Midterm voter turnout reached a modern high in 2018, and Generation Z, Millennials and Generation X accounted for a narrow majority of those voters
The 2020 U.S. presidential election is rapidly coming into view – and so is the electorate that will determine its outcome.
Generation X and younger generations make up a majority of the U.S. electorate. But if past U.S. midterm election turnout patterns hold true, these younger Americans are unlikely to cast the majority of votes this November.
As of November 2016, an estimated 62 million Millennials were voting-age U.S. citizens – moving closer in number to the 70 million Baby Boomers.
Generation Zers, Millennials and Generation Xers cast 69.6 million votes in 2016, a slight majority of the 137.5 million total votes cast.
Pew Research Center President Michael Dimock examines the changes – some profound, some subtle – that the U.S. experienced during Barack Obama’s presidency.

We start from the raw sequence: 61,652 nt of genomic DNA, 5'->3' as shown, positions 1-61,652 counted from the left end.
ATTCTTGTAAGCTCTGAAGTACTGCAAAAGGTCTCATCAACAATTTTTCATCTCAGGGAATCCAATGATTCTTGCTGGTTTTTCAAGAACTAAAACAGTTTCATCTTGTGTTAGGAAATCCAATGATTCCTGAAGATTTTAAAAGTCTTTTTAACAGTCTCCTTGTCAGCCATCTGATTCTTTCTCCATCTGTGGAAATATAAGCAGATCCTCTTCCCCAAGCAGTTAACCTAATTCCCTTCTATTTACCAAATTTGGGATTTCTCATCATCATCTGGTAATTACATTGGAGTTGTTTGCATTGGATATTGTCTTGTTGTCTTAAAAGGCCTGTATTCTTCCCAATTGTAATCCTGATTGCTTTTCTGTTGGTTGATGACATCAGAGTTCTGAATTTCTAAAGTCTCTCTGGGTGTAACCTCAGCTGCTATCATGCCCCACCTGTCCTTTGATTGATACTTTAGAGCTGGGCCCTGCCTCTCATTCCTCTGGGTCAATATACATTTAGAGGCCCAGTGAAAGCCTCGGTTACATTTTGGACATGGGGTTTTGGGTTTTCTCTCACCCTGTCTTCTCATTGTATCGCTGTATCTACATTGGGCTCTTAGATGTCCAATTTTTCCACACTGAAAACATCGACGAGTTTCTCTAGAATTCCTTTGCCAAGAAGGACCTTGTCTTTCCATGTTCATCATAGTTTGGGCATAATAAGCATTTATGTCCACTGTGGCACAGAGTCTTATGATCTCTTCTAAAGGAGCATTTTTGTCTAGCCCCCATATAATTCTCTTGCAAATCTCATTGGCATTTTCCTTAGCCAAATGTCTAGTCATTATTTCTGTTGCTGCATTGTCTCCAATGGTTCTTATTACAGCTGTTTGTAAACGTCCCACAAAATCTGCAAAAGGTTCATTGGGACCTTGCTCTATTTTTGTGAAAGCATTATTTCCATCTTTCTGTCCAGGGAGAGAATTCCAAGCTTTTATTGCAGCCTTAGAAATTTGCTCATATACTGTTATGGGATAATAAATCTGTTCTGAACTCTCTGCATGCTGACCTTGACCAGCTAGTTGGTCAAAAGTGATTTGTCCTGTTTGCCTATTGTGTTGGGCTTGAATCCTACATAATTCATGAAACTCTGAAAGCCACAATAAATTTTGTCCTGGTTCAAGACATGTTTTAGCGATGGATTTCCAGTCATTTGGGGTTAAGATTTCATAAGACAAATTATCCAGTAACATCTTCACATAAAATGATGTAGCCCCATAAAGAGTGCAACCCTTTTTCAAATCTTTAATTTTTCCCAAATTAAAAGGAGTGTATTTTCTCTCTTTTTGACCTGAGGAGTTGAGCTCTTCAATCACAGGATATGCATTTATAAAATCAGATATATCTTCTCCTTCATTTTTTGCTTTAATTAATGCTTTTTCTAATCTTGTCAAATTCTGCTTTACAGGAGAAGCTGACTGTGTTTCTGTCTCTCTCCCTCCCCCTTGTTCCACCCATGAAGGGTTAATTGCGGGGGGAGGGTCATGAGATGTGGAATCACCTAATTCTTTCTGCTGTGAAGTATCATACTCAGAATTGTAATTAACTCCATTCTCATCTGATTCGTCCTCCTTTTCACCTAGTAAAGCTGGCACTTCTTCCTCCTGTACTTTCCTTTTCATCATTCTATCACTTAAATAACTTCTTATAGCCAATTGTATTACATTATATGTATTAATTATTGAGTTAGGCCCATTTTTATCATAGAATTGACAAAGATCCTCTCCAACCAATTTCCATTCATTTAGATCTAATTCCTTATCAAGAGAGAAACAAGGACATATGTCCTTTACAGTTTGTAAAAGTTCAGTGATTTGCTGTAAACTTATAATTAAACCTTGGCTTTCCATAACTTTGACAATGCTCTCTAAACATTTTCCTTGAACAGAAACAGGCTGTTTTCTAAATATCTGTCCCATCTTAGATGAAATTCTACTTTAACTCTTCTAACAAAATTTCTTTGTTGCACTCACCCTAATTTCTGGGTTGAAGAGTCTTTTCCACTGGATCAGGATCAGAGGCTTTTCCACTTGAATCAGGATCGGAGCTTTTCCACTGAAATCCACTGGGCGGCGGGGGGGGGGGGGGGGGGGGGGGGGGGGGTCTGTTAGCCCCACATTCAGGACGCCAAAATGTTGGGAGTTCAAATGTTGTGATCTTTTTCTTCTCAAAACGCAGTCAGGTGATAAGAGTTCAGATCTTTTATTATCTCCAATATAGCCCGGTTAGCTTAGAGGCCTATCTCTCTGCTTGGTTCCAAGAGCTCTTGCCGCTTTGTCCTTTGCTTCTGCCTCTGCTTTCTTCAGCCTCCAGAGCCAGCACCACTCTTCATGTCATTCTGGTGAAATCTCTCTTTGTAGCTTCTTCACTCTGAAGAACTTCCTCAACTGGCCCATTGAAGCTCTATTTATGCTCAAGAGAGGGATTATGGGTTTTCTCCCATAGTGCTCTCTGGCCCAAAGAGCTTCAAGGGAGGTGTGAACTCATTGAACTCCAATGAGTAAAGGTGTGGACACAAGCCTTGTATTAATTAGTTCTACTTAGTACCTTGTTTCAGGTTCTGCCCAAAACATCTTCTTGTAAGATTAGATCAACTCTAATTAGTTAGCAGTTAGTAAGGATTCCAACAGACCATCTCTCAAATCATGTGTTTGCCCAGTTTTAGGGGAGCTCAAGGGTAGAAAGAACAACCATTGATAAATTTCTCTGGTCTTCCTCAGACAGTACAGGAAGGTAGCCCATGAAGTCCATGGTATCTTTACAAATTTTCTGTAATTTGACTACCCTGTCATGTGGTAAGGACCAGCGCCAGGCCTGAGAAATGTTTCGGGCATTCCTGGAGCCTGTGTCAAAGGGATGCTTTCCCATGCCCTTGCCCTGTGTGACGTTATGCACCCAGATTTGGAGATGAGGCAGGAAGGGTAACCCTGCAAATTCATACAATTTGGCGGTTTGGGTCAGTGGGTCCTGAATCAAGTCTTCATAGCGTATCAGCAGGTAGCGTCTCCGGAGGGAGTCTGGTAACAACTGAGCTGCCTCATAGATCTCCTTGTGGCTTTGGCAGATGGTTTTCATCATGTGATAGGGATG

New census data show that 263 counties, cities and other jurisdictions in 29 states will now be required to print election ballots in non-English languages.
Although many middle-class areas voted for Barack Obama in 2008, they overwhelmingly favored Donald Trump in 2016, a shift that was a key to his victory.
American voters express relatively little confidence in either major party presidential candidate when it comes to their ability to help American workers prepare to compete in today’s economy.
The U.S. electorate this year will be the country’s most diverse ever, and that is evident in several Super Tuesday states, in which blacks could have a significant impact.